April 10th and 11th are the dates of the Cumbre de las Americas in Panama City. Thirty five heads of state are expected to participate, including Raul Castro of Cuba and Barack Obama of the United States. Their attendance is being seen as an historic first attempt at normalizing relations between the two countries. Also expected to be present is Nicolás Maduro of Venezuela, who has been actively campaigning against the US president and vows to present Mr. Obama with a petition signed by 8-10 million people requesting that Mr. Obama repeal his March 9th decree naming Venezuela as an unusual threat to USA security and foreign policy.
Panama is going all out with security and hospitality measures. President Juan Carlos Varela has declared both the 10th and 11th of April as government holidays in order to decrease traffic congestion in the capital city and to facilitate travel for summit participants.
Four days ago the AAC (Autoridad de Aeronáutica Civil) held a press conference to announce the prohibition of the use of drones in Panama. The measure is in effect from April 5th to April 13th, to avoid any mishaps or setbacks in aerial travel for those coming to the Summit. Heavy fines of $50,000 will be levied against any person or agency not heeding the restriction. There is to be a post-event conference involving those entities that use drones for the purpose of establishing norms and routes for modern-world usage of these devices in Panama.
The municipality of Panama City has also issued Decree 18-2015 that establishes civil restrictions against immoral or unbecoming conduct, bearing firearms, wearing “any article that totally or partially covers the face of an individual,” creating noise or any type of scandal that infringes on the provisions of Agreement 141 established on 9/23/14, and prohibits street marketing and hawking in the metro areas of Calidonia, Bella Vista, and San Francisco.
Legal inspectors, district council persons, and municipal guards have been granted additional authority to facilitate their being able to remove vehicles and similar abandoned properties compromising the designated perimeters along public thoroughfares to the Cumbre de las Americas. Agreement 138 of 9/9/14 is identified as the legal recourse for this. Other provisions allow for the areas of Bella Vista, Calidonia, Parque LeFevre, San Felipe and San Francisco to take prompt action against any administrative offense occurring in the area where the Summit takes place. Fines for infingements can range from $50 to $1000.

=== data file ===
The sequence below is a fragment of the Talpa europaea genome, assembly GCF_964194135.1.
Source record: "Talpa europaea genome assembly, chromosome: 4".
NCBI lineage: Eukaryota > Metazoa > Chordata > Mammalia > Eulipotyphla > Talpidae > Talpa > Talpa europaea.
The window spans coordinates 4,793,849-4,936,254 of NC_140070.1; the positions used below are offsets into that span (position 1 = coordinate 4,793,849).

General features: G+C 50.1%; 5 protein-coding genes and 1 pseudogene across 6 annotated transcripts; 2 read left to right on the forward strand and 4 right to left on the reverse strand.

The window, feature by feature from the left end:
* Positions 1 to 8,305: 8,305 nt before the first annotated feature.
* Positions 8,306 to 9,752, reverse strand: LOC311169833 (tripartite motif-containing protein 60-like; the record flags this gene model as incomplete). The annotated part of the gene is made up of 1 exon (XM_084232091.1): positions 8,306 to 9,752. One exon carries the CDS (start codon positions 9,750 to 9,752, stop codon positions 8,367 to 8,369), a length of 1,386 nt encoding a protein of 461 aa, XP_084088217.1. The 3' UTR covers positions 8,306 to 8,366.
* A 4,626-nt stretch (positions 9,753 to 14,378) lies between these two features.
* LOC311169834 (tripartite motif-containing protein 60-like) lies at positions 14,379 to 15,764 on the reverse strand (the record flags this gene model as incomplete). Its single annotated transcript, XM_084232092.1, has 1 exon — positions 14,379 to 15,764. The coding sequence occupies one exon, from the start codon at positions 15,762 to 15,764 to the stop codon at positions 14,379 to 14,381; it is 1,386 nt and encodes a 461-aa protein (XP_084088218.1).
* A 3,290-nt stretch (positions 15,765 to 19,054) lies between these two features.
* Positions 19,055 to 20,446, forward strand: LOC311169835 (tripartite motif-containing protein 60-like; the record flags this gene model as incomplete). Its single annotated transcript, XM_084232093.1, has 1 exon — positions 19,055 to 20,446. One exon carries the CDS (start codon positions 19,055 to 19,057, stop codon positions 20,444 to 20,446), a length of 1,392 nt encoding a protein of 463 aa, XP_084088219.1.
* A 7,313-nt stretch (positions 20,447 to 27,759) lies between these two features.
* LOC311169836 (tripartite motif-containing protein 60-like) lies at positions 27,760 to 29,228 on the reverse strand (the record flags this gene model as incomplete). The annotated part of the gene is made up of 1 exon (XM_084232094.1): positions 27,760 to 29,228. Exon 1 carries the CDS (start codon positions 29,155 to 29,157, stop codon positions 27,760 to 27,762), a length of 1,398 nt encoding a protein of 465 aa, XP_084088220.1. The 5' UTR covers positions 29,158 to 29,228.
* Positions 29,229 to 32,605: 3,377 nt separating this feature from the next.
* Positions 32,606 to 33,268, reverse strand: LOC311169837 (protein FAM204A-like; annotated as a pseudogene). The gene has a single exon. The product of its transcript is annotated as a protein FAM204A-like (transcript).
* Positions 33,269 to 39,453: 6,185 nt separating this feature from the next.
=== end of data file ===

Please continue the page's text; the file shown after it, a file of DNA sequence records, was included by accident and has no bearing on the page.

And then, today, the Metro bus drivers in Panama City initiated an illegal and unjustified work stoppage, blocking the exit of public buses from the barn and leaving millions of workers stranded/unable to get to work. The bus drivers were protesting the delay in payments they should have received from the company Mi Bus, which failed miserably at providing public transportation and employee compensation during the Martinelli years. The company is being acquired by the Panamanian government and President Varela has agreed to compensate the drivers for lost wages despite a lack of legal responsibility to do so. The militant drivers who staged the protest, refusing to give way for buses to leave the barn, threw rocks at the police and eventually were forcibly removed. Several of the leaders admitted they hadn’t read the contractual agreements regarding payment of lost wages and apparently had to be informed of their illegal actions. They have since agreed to ongoing dialogue. The controversy exists because the government cannot compensate these workers until it actually acquires the Mi Bus enterprise. The take over hasn’t yet concluded.